There is no better way to describe what is happening in the House Health and Human Services committee (HHSC) than with a very audible *sigh*. The juvenile dismissal of the policies (and their real-world implications) they are tasked with reviewing of was never funny, but the level of ideological playmaking and political shenanigans that has plagued this group of lawmakers since Day 1 is infuriating.
And, you should be raging about it. After all, they’re waving your tax dollars and our state’s public health structure around in the air like American flag boxers at a drunken Americans for Prosperity banquet.
At first, we laughed at the majority’s audacity to appoint Rep. Art Wittich (R-Bozeman) as the chair of the HHSC committee. Considering his pending 2016 court date for political malpractice, one would think that he would be asked to take a back seat in the clown-car of the HHSC, let alone lead be tasked as the ethical guide through the tumultuous world of a Montana legislative session. Yet, here we are.
Then, there was the subpoena of state workers. Not only was this move completely unnecessary (they provided testimony for the sake of testimony; it was not on behalf of any policy or agenda item being discussed), but the allegations these state workers made amounted to “I want to look at their Facebook pages!” and “I should be able to judge your application based on who you show up to the grocery store with!” Read more here to figure out why this was absurd so I don’t have to write it out.
On the same damn day in the same damn committee, a bill to drug-test welfare recipients was heard that gave no heed to the number of opponents in the room. When the chair asked who was there in support of the bill, roughly seven individuals raised their hands. When asked who was opposed, roughly twenty raised their hands. Want to know how much time the chair decided each side should get for public testimony? The same damn amount of time. One could argue that this is a petty outcry from a withering organizer during a grinding-at-best legislative session, but let’s be honest: cutting off public comment shows how much you care about public comment. Which is…not at all. The bill is now being given serious consideration despite the underwhelming results in several other states that have implemented the same program. Again, read more here so I don’t have to write it all out. Basically, the level of drug use found among welfare recipients in a similar state is 0.23%. Meanwhile, in Florida, the author of their Drug Testing for Welfare Recipients bill has been charged with possession of cocaine.
Don’t tell me there isn’t a war on the poor in this country.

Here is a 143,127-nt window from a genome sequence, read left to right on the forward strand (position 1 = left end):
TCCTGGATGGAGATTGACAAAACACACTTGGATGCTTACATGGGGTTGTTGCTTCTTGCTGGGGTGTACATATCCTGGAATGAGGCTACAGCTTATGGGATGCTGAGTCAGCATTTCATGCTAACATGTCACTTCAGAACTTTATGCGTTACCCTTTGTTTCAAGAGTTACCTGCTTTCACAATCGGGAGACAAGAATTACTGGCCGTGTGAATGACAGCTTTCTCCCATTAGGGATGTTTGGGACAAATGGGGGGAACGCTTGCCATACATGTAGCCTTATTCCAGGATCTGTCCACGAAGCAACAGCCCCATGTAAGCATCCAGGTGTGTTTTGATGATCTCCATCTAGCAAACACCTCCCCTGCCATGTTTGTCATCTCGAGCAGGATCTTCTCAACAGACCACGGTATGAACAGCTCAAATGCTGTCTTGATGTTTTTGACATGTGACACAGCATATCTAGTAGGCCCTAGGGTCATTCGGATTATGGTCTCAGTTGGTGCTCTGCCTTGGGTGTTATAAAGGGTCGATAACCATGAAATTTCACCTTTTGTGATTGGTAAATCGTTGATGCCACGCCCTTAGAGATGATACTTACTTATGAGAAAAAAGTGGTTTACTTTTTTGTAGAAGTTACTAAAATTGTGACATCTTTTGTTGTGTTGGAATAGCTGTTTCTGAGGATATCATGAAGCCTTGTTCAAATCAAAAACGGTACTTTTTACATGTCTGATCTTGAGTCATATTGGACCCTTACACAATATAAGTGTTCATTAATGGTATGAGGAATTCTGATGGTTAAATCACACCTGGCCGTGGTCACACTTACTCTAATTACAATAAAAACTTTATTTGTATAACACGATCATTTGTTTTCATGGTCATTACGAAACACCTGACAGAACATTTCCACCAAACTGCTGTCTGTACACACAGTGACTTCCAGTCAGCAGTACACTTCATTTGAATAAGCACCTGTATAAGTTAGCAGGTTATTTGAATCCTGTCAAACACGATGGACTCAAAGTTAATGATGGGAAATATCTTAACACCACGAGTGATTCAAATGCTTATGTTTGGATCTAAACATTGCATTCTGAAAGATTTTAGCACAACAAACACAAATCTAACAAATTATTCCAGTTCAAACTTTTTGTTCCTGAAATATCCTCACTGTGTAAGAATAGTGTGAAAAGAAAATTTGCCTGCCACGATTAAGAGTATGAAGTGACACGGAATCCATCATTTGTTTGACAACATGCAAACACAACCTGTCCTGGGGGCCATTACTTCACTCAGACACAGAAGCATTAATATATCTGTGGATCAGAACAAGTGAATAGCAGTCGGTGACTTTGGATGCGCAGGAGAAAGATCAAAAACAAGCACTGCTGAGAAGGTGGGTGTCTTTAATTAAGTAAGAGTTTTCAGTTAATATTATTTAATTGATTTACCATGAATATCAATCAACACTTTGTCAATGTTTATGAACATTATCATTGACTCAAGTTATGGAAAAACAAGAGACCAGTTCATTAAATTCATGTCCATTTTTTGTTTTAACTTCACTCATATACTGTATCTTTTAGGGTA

Here’s the thing though, folks. There is a lot of policy left to be discussed in the House Health and Human Services committee.
They’re hearing a bill tomorrow at 3pm that essentially guts the existing State Board of Alternative Health in an effort to limit your choices in naturopathic health and midwives. And, the newly formed committee of non-naturopathic practitioners of medicine would also have the power to retroactively change the decisions of the existing board. Talk about government overreach. Oh, and did I mention that it’s expensive? I couldn’t make this up if I wanted to.
The committee has the ability to put this fiscally irresponsible, choice-inhibiting policy to rest. Will they? History says…no.
The Governor’s Healthy Montana Plan STILL doesn’t have a hearing date set. Four weeks later. Rep. Wittich clearly hasn’t actually read it, or is completely disinterested in you knowing he has, judging by his lame attempts at Medicaid expansion jabs on twitter (@ArtWittich , if he hasn’t blocked you yet). Meanwhile, the GOP Big Sky Plan alternative, which is significantly more expensive, doesn’t bring our tax dollars home, and only covers 15,000 of the 70,000 in the gap, now has a hearing scheduled for Wednesday after its introduction two days ago. There is no reason, other than fear, and a complete disregard for the democratic process of policy vetting, why the Big Sky Plan has a hearing and the Healthy Montana Plan does not. We’re not talking about whether or not to pay our legislators in gold bars here; we’re talking about the difference between 55,000 more people receiving life-saving access to healthcare.
We can do better than this. It is my sincere hope that the House Health and Human Services Committee gets their shit together so we can actually spend our time working to make our state better, rather than Facepalming at the absurd, ideological, movements of a few elected elites. This is a classic example of those in power exploiting the issues plaguing actual people to prove a point. It’s easy to believe the thesis that government doesn’t work when you’re part of the reason it doesn’t.
Care about any of the policies listed above? Call the capitol switchboard at 406-444-4800 and leave a message for the House Health and Human Services Committee. Or, you can leave a written message here. I still believe that we can influence this clown-car of a committee onto a better road.